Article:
We drive the 2018 Jeep Compass Trailhawk through a National Park in the US to find out that it offers a surprising amount of trail features
Reviewer: Raj Warrior
It’s not often that you get truly surprised. Over the past few years we have seen a movement in Jeep that was largely dictated by the overarching needs of the broader FCA group. The first surprise that we encountered was the new unitary construction of the Cherokee. We were sure that it would be less of an off-roader for the move. To a large extent we were proven wrong – the new Cherokee remains very much a Trail-rated SUV with the ability to not just challenge the outback trails of the continental United States but the deserts of the Middle East as well.
Seen in that guise, the new Compass was actually a welcome improvement. Yes it does continue to build on the strengths of the unitary platform – this time with a variation of the Renegade’s platform. Unlike in the first generation, this time the Compass is seen as a world car, with production of variants slated for Mexico, Brazil, China and India. There are significant differences in the Compass made in these countries, with the Mexican origin cars slated for delivery to the US and the Middle East too.
The Compass is now closer to the Cherokee in guise. From the thrust of the familiar grille and the headlights to the rake of the bonnet and the squat stance – the Compass is so much more a smaller Cherokee than a larger Renegade.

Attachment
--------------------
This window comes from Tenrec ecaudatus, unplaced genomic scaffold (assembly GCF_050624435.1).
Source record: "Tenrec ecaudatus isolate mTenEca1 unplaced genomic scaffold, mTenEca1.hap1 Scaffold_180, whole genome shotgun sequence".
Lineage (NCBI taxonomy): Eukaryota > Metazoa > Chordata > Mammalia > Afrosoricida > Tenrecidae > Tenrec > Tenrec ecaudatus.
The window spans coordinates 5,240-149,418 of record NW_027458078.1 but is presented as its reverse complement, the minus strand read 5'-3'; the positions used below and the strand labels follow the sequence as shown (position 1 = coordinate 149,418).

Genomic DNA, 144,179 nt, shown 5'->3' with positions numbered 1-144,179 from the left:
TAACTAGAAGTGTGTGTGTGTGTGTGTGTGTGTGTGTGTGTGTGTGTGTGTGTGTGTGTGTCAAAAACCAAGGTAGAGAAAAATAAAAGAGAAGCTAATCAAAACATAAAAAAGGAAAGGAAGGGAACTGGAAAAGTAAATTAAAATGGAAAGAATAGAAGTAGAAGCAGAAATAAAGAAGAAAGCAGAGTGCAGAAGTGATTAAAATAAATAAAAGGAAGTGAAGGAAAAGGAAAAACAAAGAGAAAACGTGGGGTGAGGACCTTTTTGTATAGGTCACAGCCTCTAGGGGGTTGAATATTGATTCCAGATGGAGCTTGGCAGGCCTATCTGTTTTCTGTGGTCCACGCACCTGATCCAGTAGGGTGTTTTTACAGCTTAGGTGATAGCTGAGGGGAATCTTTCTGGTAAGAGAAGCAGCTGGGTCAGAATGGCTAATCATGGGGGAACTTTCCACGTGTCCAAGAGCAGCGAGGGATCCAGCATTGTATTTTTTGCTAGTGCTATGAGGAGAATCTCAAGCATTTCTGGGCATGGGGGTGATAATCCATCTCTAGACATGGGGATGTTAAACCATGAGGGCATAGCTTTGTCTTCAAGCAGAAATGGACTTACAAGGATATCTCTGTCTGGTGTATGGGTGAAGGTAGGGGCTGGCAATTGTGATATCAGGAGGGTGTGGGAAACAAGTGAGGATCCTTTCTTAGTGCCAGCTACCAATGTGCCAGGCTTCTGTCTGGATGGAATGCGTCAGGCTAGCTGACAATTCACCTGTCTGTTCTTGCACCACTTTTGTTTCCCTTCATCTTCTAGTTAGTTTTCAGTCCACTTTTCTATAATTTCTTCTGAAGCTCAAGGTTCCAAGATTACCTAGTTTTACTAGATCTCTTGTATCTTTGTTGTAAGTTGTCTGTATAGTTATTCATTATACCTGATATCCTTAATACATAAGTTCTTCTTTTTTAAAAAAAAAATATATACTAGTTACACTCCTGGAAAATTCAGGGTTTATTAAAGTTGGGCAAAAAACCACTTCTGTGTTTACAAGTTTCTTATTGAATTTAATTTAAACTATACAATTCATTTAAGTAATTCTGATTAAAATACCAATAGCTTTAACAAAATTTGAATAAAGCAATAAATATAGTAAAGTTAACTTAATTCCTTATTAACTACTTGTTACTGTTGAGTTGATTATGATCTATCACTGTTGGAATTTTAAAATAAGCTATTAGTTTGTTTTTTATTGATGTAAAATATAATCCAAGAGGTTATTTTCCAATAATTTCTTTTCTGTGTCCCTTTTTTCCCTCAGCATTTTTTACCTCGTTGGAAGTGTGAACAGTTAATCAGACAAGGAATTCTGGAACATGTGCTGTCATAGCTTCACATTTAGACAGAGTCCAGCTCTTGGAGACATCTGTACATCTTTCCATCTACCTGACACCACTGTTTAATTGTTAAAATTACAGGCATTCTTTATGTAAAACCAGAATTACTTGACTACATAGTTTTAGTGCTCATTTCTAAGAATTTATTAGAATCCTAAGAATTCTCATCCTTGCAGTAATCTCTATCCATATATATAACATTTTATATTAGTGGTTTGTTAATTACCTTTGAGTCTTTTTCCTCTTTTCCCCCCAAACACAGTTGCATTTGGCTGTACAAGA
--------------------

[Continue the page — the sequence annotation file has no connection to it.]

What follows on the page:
We were driving the Trailhawk version of the Compass and that’s the only version we drove over the day – but like the rest of the line-up you can get the vehicle in 4×2 mode as well along with the usual grades of Limited, Latitude and so on. We don’t know whether the 4×2 will be offered in the region yet, but the car was also shown at the Dubai Motorshow ahead of its regional launch. We do hope that the offering focuses more on the 4×4 stable – something the Trailhawk pushes.
The 2018 Jeep Compass Trailhawk has all the signature cues of Jeep’s off-road champions – from the matte black on the bonnet to the larger tyre profiles, higher ride height and efficient 4×4 systems. The Trailhawk also gets the badging on the rear hatch, on the seats and along the side of the car.
The interiors reflect a solidity that is new to the compass, while staying in tune with the larger Jeep identity, the dark plastics, the rougher touch points and the meaty steering wheel are completely in sync.
Instrumentation remains a combination of analogue dials with digital displays, with the new large 8″ displays finding their way into the centre. The dashboard is stacked vertically, with the touch screen taking over many functions, though normal air-conditioning and media functions can be operated from the dials – even with gloves on.
2Engine and Drivetrain
The 2018 Jeep Compass coming to the region gets the 2.4-litre Tigershark with MultiAir2 engine. Not turbocharged, but an SOHC unit with sequential MPFI that is chosen because of its dependability and good range of power in the mid-band. The engine communicates that with its figures – 180 hp and 237Nm of torque. Neither of these is either path-breaking or a surprise for a naturally aspirated 2.4-litre engine. But the engine is mated to a nine-speed gearbox and in the Trailhawk also gets a low-range add-on that proves how much you can do with ‘normal’.